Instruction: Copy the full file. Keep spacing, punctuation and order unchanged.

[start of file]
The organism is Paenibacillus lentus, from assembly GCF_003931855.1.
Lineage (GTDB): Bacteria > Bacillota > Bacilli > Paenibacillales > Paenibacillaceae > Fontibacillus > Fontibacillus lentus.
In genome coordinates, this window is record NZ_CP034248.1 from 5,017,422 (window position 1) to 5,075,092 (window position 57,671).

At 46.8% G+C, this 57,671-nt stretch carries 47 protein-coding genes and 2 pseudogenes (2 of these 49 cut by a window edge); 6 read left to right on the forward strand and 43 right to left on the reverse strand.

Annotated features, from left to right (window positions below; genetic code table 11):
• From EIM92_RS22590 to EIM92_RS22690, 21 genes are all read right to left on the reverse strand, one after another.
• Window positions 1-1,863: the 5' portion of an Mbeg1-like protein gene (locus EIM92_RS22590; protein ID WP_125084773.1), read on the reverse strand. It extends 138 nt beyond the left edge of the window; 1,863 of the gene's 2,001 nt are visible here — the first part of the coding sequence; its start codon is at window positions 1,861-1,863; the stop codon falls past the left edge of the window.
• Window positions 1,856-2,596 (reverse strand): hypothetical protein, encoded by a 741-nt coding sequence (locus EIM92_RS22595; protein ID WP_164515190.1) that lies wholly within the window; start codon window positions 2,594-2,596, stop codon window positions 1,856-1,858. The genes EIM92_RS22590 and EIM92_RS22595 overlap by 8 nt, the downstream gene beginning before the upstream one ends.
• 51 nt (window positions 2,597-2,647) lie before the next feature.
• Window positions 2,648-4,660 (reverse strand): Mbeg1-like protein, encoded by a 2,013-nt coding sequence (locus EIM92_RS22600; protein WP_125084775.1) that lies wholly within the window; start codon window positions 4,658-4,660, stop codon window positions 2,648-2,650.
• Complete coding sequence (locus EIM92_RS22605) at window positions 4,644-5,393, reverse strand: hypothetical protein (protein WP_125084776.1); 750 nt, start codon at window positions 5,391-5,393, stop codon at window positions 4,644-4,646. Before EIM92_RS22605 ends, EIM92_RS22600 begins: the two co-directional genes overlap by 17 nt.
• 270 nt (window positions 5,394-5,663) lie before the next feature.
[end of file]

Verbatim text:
The organism is Paenibacillus lentus, from assembly GCF_003931855.1.
Lineage (GTDB): Bacteria > Bacillota > Bacilli > Paenibacillales > Paenibacillaceae > Fontibacillus > Fontibacillus lentus.
In genome coordinates, this window is record NZ_CP034248.1 from 5,017,422 (window position 1) to 5,075,092 (window position 57,671).

At 46.8% G+C, this 57,671-nt stretch carries 47 protein-coding genes and 2 pseudogenes (2 of these 49 cut by a window edge); 6 read left to right on the forward strand and 43 right to left on the reverse strand.

Annotated features, from left to right (window positions below; genetic code table 11):
• From EIM92_RS22590 to EIM92_RS22690, 21 genes are all read right to left on the reverse strand, one after another.
• Window positions 1-1,863: the 5' portion of an Mbeg1-like protein gene (locus EIM92_RS22590; protein ID WP_125084773.1), read on the reverse strand. It extends 138 nt beyond the left edge of the window; 1,863 of the gene's 2,001 nt are visible here — the first part of the coding sequence; its start codon is at window positions 1,861-1,863; the stop codon falls past the left edge of the window.
• Window positions 1,856-2,596 (reverse strand): hypothetical protein, encoded by a 741-nt coding sequence (locus EIM92_RS22595; protein ID WP_164515190.1) that lies wholly within the window; start codon window positions 2,594-2,596, stop codon window positions 1,856-1,858. The genes EIM92_RS22590 and EIM92_RS22595 overlap by 8 nt, the downstream gene beginning before the upstream one ends.
• 51 nt (window positions 2,597-2,647) lie before the next feature.
• Window positions 2,648-4,660 (reverse strand): Mbeg1-like protein, encoded by a 2,013-nt coding sequence (locus EIM92_RS22600; protein WP_125084775.1) that lies wholly within the window; start codon window positions 4,658-4,660, stop codon window positions 2,648-2,650.
• Complete coding sequence (locus EIM92_RS22605) at window positions 4,644-5,393, reverse strand: hypothetical protein (protein WP_125084776.1); 750 nt, start codon at window positions 5,391-5,393, stop codon at window positions 4,644-4,646. Before EIM92_RS22605 ends, EIM92_RS22600 begins: the two co-directional genes overlap by 17 nt.
• 270 nt (window positions 5,394-5,663) lie before the next feature.